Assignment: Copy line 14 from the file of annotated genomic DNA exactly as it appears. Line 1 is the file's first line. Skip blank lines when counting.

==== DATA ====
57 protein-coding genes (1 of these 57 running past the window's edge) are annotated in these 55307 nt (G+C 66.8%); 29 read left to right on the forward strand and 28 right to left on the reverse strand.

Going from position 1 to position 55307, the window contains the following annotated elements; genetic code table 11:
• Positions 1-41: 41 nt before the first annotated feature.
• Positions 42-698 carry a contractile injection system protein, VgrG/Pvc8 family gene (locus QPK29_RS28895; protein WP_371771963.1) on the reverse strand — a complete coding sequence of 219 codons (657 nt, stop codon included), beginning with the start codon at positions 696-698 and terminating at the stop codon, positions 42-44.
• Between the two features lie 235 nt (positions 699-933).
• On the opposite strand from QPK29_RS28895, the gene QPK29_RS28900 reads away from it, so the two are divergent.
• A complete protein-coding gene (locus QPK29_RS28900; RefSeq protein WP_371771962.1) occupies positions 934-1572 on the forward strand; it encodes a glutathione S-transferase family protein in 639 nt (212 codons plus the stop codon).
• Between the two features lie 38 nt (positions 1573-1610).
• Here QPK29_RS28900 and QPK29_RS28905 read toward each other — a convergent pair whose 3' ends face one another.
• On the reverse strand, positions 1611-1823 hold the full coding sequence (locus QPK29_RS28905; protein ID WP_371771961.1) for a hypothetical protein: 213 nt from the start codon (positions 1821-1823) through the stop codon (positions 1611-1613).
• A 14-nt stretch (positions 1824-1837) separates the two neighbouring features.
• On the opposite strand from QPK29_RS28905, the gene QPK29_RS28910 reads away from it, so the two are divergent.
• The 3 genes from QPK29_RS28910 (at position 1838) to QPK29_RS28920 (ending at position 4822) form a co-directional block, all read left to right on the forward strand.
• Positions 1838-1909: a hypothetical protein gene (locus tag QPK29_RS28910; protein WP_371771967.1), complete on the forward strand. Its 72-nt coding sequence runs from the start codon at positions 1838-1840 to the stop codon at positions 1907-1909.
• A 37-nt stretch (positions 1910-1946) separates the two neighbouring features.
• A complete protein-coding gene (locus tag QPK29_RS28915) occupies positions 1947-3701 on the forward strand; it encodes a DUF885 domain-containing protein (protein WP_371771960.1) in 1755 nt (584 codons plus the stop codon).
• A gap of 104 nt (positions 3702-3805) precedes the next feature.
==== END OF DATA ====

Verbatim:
• Positions 1838-1909: a hypothetical protein gene (locus tag QPK29_RS28910; protein WP_371771967.1), complete on the forward strand. Its 72-nt coding sequence runs from the start codon at positions 1838-1840 to the stop codon at positions 1907-1909.